Article

Robert Leonard

(b Wellington, NZ, Nov 30, 1931).

New Zealand sculptor and printmaker. She was one of the most technically and stylistically diverse of the feminist artists to emerge in New Zealand in the 1970s. In such works as her screenprinted Playground series (1975; Wellington, Mus. NZ, Te Papa Tongarewa) she was concerned to show how women’s identities have been constructed by cultural forces. In exploring how attitudes to women are rooted historically, culturally and psychologically, she drew her imagery from throughout history and from various cultures. In the 1980s much of her work used hair as a medium because of its association with femininity and sexuality. For instance, her Guardian Gates (1982; Wellington, Mus. NZ, Te Papa Tongarewa) is a cycle of seven metal cyclone gates dressed with hair; and in a temporary installation called Stain (1984) a carpet woven from hair and resembling dried trickles of blood was placed on the steps of a cathedral in Dunedin to protest against the Church’s suppression of women....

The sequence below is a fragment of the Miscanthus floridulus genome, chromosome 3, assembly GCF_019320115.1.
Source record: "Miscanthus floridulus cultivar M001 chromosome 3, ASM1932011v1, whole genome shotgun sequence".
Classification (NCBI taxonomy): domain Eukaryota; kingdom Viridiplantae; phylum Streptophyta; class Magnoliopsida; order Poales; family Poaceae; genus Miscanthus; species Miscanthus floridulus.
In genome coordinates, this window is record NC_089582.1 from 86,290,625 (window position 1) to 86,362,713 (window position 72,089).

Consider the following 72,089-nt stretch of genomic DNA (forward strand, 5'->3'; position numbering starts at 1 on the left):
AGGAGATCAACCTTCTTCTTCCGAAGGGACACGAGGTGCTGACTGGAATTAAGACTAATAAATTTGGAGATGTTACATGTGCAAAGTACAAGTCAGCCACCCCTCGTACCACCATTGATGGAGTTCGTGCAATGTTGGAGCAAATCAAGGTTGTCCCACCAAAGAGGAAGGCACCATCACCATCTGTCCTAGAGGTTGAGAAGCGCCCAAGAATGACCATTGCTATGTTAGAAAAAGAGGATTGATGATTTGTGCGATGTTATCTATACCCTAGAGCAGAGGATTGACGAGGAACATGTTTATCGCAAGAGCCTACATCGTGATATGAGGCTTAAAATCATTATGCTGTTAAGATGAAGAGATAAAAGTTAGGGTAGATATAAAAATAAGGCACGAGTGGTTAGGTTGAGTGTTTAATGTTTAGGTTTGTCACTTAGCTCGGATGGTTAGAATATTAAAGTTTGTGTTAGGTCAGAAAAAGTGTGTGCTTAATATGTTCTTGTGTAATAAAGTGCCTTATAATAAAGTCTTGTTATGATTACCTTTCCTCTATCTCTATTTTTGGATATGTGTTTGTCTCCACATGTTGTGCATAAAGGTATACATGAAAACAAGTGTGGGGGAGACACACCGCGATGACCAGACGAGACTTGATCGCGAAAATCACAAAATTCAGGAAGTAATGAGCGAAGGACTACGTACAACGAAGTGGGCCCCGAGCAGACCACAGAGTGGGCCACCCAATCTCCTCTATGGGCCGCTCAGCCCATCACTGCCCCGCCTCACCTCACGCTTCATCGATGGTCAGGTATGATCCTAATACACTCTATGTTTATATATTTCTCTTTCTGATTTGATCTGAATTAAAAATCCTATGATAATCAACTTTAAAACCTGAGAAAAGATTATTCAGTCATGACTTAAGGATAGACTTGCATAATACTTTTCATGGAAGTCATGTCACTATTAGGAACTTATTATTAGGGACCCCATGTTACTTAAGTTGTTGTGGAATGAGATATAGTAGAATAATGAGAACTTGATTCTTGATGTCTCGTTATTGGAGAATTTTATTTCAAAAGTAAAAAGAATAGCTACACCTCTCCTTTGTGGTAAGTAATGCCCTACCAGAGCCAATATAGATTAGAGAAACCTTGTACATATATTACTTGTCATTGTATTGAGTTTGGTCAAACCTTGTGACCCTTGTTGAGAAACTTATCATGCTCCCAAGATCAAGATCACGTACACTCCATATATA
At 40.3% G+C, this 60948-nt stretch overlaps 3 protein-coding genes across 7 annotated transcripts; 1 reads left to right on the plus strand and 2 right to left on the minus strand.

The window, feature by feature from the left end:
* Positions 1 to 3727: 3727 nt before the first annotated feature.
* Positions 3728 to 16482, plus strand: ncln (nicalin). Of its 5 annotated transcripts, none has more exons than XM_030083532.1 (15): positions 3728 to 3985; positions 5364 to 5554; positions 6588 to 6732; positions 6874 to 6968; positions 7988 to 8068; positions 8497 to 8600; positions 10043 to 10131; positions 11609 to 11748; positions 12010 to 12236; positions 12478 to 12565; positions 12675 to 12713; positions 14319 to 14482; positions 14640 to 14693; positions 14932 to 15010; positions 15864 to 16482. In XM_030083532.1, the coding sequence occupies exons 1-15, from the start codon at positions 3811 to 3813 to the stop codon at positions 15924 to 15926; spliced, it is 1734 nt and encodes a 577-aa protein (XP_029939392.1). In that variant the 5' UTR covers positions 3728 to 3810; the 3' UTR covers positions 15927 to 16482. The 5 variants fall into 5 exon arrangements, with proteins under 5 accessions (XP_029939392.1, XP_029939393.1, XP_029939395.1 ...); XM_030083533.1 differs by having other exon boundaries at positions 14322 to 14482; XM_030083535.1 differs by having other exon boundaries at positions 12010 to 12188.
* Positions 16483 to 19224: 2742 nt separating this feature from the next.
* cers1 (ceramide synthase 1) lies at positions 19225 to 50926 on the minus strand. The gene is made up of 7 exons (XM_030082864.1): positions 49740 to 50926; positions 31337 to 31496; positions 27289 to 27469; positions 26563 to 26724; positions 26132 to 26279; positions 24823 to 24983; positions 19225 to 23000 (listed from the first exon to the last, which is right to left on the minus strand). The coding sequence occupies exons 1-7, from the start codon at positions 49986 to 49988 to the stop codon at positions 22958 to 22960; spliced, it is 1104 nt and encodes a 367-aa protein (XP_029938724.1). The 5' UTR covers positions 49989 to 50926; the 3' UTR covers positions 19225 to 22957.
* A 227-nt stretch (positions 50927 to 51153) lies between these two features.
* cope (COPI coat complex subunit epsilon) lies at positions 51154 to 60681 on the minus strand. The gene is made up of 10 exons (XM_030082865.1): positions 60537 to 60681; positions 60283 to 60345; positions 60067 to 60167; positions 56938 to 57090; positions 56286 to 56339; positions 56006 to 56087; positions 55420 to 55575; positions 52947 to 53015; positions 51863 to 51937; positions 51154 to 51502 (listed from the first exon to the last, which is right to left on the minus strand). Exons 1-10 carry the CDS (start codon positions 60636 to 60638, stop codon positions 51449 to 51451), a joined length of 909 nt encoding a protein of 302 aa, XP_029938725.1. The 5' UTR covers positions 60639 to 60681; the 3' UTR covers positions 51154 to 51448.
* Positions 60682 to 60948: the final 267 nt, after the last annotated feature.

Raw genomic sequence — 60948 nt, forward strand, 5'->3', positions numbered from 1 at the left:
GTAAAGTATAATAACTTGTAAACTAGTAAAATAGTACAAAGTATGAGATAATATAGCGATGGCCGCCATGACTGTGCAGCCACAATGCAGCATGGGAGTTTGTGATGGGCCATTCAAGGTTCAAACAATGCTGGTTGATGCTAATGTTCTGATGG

Article

Wally Caruana

(b Melbourne, Dec 4, 1948; d 1996).

Australian Aboriginal painter, sculptor and printmaker. A member of the Wiradjuri people, he was self-taught, and his work, like that of many other Aboriginal artists from urban backgrounds, was ignored by the established art world until the 1980s. He went beyond the traditions of Aboriginal art, yet his work is informed by classical Aboriginal artistic concepts. His concern with depicting Australian life and history from an Aboriginal perspective is evidenced in his first major paintings, the Musquito series (1984; Melbourne, Aborigines Advancement League), which represents an Aboriginal guerrilla fighter in the early colonial era. The paintings are heroic in scope and scale and address official histories, which neglect Aboriginal resistance to colonization. By 1987 Onus had developed close associations with traditional artists, who influenced his work. Ensuing paintings juxtaposed images from European and Aboriginal worlds, reflecting the dilemmas and aspirations of Aboriginal people living in a predominantly non-Aboriginal society. Major works from this period include ...